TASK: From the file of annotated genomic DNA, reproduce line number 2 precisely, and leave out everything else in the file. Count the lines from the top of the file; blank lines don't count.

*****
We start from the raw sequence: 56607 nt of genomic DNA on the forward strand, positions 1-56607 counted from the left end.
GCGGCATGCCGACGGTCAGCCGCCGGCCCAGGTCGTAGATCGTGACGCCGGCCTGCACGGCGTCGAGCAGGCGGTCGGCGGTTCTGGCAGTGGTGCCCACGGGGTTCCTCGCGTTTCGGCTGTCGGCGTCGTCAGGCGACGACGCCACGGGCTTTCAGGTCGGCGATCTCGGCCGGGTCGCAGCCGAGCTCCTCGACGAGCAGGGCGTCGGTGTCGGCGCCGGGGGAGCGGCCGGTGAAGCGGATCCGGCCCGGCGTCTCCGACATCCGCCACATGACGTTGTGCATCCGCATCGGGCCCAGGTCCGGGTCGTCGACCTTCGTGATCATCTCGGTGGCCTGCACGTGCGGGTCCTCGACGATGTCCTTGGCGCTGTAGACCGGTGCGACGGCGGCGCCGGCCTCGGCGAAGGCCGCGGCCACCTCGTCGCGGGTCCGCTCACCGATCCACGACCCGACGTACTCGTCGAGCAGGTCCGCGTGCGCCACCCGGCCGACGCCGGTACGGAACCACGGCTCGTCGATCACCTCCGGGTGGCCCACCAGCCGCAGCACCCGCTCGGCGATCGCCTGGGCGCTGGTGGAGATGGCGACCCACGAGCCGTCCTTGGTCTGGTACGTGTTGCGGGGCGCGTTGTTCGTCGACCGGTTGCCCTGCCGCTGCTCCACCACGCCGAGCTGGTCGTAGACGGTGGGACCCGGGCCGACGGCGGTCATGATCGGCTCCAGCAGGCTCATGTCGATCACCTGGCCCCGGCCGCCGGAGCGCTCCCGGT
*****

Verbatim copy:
GCGGCATGCCGACGGTCAGCCGCCGGCCCAGGTCGTAGATCGTGACGCCGGCCTGCACGGCGTCGAGCAGGCGGTCGGCGGTTCTGGCAGTGGTGCCCACGGGGTTCCTCGCGTTTCGGCTGTCGGCGTCGTCAGGCGACGACGCCACGGGCTTTCAGGTCGGCGATCTCGGCCGGGTCGCAGCCGAGCTCCTCGACGAGCAGGGCGTCGGTGTCGGCGCCGGGGGAGCGGCCGGTGAAGCGGATCCGGCCCGGCGTCTCCGACATCCGCCACATGACGTTGTGCATCCGCATCGGGCCCAGGTCCGGGTCGTCGACCTTCGTGATCATCTCGGTGGCCTGCACGTGCGGGTCCTCGACGATGTCCTTGGCGCTGTAGACCGGTGCGACGGCGGCGCCGGCCTCGGCGAAGGCCGCGGCCACCTCGTCGCGGGTCCGCTCACCGATCCACGACCCGACGTACTCGTCGAGCAGGTCCGCGTGCGCCACCCGGCCGACGCCGGTACGGAACCACGGCTCGTCGATCACCTCCGGGTGGCCCACCAGCCGCAGCACCCGCTCGGCGATCGCCTGGGCGCTGGTGGAGATGGCGACCCACGAGCCGTCCTTGGTCTGGTACGTGTTGCGGGGCGCGTTGTTCGTCGACCGGTTGCCCTGCCGCTGCTCCACCACGCCGAGCTGGTCGTAGACGGTGGGACCCGGGCCGACGGCGGTCATGATCGGCTCCAGCAGGCTCATGTCGATCACCTGGCCCCGGCCGCCGGAGCGCTCCCGGT